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Material testing Lesson 2

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Stress stress – internal force in a material which tends to resist deformation when subjected to external forces intensity of a stress unit depends on the size of the force acting on a unit area of the material applied force stress = c.s.a. of a material

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**Types of stresses Compressive stress Tensile stress Shear stress**

Torsion Bending

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Compressive stress Compressive stress is the stress applied to materials resulting in their compaction (decrease of volume). Usually compressive stress is applied to bars, columns, etc.

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Tensile stress Tensile stress is the stress state leading to expansion (volume and/or length of a material tends to increase). In the uniaxial manner of tension, tensile stress is induced by pulling forces across a bar, specimen, etc.

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Shear stress Shear stress is a stress state where the shape of a material tends to change without particular volume change.

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Torsion the stress which resists a force tending to twist the material (e.g. axle, screw, etc.)

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Bending Bending occurs when the force applied tends to pull a horizontal bar out of its straight line.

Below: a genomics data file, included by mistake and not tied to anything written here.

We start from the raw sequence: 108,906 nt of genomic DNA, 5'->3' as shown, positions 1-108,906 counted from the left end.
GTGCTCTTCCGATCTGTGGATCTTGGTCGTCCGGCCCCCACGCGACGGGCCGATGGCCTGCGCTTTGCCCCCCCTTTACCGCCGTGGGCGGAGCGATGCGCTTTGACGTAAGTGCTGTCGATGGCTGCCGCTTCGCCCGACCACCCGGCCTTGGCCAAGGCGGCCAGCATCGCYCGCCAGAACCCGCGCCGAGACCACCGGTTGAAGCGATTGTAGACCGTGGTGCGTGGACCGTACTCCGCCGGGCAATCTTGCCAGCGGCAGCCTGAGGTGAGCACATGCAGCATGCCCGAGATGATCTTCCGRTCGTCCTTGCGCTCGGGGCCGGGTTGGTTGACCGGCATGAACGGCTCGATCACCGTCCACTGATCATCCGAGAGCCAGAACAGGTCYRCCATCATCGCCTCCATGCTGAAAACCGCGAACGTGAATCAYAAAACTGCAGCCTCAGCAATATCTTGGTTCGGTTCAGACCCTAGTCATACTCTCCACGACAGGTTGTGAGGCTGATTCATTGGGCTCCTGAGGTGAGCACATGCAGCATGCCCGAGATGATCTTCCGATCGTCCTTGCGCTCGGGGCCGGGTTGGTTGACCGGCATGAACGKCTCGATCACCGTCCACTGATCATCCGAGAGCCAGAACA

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Strain Strain = distortion of a material (permanent change in size and shape due to stress)

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Material testing Tensile test – measures strength and ductility of a material A) a static increasing pull is applied until fracture results (stress - strain curve) B) a dynamic load is applied giving data on fatigue impact Impact test – measures the energy absorbed by a material when it is fractured Hardness test – measures material resistance to indentation Creep test – measures slow plastic deformation of a material under constant stress

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Testing machine

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**Testing procedure a specimen of standard size = test piece**

grip in jaws apply load gradually (tensile or compressive) extend, extension, extended original length = L1 new length = L2 deformation = extension/original length

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Stress – Strain Curve

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Modulus of elasticity the modulus of elasticity (elastic modulus) of an object is defined as the slope of its stress-strain curve in the elastic deformation region

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Yield point = the stress at which a material begins to deform plastically prior to the yield point the material will deform elastically and will return to its original shape when the applied stress is removed once the yield point is passed, some fraction of the deformation will be permanent and non-reversible

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**Proof stress (Offset yield point)**

when a yield point is not easily defined based on the shape of the stress-strain curve an offset yield point is arbitrarily defined the value for this is commonly set at 0.1 or 0.2% of the strain

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**Proof stress (Offset yield point)**

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**Ultimate tensile strength (UTS)**

= the maximum stress that a material can withstand while being stretched or pulled before necking (c.s.a. of a material is reduced)

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Factor of safety describes the structural capacity of a system beyond the expected loads or actual loads (= how much stronger the system is than it usually needs to be for an intended load)

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